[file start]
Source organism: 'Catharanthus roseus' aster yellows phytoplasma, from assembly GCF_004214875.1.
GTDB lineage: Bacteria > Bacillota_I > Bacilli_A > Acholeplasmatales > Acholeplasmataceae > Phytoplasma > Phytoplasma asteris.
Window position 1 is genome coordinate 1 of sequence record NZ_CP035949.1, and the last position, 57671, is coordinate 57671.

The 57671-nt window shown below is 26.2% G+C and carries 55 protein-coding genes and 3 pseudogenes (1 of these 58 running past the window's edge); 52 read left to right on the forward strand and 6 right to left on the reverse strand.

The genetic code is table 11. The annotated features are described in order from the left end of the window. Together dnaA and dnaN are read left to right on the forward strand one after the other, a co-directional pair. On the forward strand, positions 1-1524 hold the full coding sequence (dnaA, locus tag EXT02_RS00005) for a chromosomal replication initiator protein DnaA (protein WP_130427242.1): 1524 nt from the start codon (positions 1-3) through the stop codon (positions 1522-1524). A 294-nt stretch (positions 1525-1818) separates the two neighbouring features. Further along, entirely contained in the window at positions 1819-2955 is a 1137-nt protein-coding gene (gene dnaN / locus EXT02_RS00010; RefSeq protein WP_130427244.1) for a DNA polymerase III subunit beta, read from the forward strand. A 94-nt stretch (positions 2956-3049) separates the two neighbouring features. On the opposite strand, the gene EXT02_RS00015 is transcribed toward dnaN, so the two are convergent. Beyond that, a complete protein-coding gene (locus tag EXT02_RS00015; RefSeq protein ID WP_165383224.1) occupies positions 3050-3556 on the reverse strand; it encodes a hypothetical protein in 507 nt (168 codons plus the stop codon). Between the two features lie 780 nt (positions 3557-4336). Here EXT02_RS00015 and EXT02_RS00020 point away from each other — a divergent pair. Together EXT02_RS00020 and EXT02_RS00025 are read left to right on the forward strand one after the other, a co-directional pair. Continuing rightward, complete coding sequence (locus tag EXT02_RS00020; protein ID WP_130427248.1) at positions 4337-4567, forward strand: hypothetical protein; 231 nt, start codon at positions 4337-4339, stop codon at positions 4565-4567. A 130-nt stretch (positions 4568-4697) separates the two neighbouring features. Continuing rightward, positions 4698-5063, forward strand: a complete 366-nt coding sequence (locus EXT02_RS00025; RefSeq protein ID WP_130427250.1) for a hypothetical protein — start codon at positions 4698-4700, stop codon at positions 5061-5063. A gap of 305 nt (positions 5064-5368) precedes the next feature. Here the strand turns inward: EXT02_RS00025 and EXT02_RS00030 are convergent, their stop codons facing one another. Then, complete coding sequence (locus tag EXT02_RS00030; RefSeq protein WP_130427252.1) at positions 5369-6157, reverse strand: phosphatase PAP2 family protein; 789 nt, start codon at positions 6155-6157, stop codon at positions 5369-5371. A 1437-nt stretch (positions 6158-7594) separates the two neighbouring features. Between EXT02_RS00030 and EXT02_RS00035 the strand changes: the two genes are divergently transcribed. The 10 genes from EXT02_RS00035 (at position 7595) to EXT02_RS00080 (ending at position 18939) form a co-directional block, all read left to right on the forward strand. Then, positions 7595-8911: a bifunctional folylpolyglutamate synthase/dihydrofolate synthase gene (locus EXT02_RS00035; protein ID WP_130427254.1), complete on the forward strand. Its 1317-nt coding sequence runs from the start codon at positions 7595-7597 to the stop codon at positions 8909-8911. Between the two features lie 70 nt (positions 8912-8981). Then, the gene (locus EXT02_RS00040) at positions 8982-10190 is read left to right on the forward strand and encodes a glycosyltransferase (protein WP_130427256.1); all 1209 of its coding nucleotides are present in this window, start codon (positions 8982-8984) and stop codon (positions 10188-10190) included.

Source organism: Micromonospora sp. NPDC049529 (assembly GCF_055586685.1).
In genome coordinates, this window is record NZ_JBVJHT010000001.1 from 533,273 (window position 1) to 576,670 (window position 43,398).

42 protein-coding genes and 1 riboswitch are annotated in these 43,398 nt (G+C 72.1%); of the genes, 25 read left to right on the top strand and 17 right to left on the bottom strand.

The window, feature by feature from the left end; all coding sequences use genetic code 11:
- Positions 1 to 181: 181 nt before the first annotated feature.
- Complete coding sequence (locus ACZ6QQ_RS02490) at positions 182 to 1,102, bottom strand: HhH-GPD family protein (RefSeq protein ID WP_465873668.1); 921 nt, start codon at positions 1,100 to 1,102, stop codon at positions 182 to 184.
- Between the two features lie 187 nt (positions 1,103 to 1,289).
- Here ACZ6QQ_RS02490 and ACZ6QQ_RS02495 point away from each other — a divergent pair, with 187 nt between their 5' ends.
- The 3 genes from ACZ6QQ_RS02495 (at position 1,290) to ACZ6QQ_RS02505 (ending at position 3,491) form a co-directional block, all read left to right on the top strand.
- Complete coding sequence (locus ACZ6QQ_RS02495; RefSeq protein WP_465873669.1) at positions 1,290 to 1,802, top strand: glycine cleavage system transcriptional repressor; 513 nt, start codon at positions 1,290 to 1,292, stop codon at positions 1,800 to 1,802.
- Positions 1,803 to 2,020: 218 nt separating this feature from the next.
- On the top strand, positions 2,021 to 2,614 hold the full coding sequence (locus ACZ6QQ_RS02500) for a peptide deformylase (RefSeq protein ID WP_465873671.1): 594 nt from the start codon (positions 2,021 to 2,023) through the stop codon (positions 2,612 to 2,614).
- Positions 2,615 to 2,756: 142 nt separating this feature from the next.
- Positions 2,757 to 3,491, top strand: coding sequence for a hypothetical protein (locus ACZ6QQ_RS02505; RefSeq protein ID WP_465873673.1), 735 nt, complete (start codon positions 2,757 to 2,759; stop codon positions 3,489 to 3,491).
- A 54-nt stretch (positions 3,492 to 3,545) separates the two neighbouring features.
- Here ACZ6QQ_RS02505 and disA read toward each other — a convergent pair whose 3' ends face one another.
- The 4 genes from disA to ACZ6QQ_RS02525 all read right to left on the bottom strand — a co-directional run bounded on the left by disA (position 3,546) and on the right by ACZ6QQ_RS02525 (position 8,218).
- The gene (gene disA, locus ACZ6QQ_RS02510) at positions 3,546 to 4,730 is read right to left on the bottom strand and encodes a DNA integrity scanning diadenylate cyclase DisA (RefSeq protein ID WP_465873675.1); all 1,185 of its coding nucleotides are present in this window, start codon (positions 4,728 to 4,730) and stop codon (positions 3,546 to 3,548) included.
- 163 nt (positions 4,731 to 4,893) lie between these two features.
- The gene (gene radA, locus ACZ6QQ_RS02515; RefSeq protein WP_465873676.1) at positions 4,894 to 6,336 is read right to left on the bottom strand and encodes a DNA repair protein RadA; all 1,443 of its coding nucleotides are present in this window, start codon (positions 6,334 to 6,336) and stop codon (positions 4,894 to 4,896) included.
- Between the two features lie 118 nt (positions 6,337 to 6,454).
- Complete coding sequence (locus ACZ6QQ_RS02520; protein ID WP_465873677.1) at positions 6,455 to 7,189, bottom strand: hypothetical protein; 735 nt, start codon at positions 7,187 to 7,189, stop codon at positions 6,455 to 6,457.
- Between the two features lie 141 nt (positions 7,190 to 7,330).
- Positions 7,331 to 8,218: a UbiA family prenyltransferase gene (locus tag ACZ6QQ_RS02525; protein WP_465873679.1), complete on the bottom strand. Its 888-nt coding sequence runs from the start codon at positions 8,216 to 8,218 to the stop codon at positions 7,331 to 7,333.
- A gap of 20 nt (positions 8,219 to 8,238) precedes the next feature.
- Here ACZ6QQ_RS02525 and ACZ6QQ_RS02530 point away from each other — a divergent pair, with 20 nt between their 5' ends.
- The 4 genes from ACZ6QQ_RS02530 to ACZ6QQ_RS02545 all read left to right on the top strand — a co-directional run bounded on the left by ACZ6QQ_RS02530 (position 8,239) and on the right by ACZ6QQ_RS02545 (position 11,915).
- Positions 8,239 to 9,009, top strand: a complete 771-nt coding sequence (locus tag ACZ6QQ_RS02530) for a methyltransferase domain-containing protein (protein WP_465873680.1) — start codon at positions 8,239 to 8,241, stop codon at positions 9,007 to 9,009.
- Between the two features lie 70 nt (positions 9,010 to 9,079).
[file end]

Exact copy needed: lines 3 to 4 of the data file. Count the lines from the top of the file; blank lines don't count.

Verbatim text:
Window position 1 is genome coordinate 1 of sequence record NZ_CP035949.1, and the last position, 57671, is coordinate 57671.

The 57671-nt window shown below is 26.2% G+C and carries 55 protein-coding genes and 3 pseudogenes (1 of these 58 running past the window's edge); 52 read left to right on the forward strand and 6 right to left on the reverse strand.